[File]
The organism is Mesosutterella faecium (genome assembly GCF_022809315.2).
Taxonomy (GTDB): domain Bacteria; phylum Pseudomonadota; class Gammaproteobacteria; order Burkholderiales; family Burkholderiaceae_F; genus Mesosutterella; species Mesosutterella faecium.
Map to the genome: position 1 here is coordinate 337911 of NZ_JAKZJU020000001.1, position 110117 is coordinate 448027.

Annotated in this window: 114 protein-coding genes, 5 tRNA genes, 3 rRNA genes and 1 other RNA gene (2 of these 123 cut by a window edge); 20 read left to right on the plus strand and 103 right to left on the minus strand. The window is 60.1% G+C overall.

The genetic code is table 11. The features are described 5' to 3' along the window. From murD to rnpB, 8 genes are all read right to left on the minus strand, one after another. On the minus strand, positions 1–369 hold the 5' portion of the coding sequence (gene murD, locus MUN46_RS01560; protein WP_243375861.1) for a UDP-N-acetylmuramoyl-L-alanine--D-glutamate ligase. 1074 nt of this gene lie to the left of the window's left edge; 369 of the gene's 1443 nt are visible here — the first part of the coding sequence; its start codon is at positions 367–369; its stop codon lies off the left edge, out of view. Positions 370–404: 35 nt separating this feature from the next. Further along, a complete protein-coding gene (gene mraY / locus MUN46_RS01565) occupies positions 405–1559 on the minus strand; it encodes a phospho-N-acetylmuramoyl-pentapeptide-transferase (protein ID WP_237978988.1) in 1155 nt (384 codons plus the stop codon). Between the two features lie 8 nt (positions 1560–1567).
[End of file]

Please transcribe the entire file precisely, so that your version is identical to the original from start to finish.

The organism is Mesosutterella faecium (genome assembly GCF_022809315.2).
Taxonomy (GTDB): domain Bacteria; phylum Pseudomonadota; class Gammaproteobacteria; order Burkholderiales; family Burkholderiaceae_F; genus Mesosutterella; species Mesosutterella faecium.
Map to the genome: position 1 here is coordinate 337911 of NZ_JAKZJU020000001.1, position 110117 is coordinate 448027.

Annotated in this window: 114 protein-coding genes, 5 tRNA genes, 3 rRNA genes and 1 other RNA gene (2 of these 123 cut by a window edge); 20 read left to right on the plus strand and 103 right to left on the minus strand. The window is 60.1% G+C overall.

The genetic code is table 11. The features are described 5' to 3' along the window. From murD to rnpB, 8 genes are all read right to left on the minus strand, one after another. On the minus strand, positions 1–369 hold the 5' portion of the coding sequence (gene murD, locus MUN46_RS01560; protein WP_243375861.1) for a UDP-N-acetylmuramoyl-L-alanine--D-glutamate ligase. 1074 nt of this gene lie to the left of the window's left edge; 369 of the gene's 1443 nt are visible here — the first part of the coding sequence; its start codon is at positions 367–369; its stop codon lies off the left edge, out of view. Positions 370–404: 35 nt separating this feature from the next. Further along, a complete protein-coding gene (gene mraY / locus MUN46_RS01565) occupies positions 405–1559 on the minus strand; it encodes a phospho-N-acetylmuramoyl-pentapeptide-transferase (protein ID WP_237978988.1) in 1155 nt (384 codons plus the stop codon). Between the two features lie 8 nt (positions 1560–1567).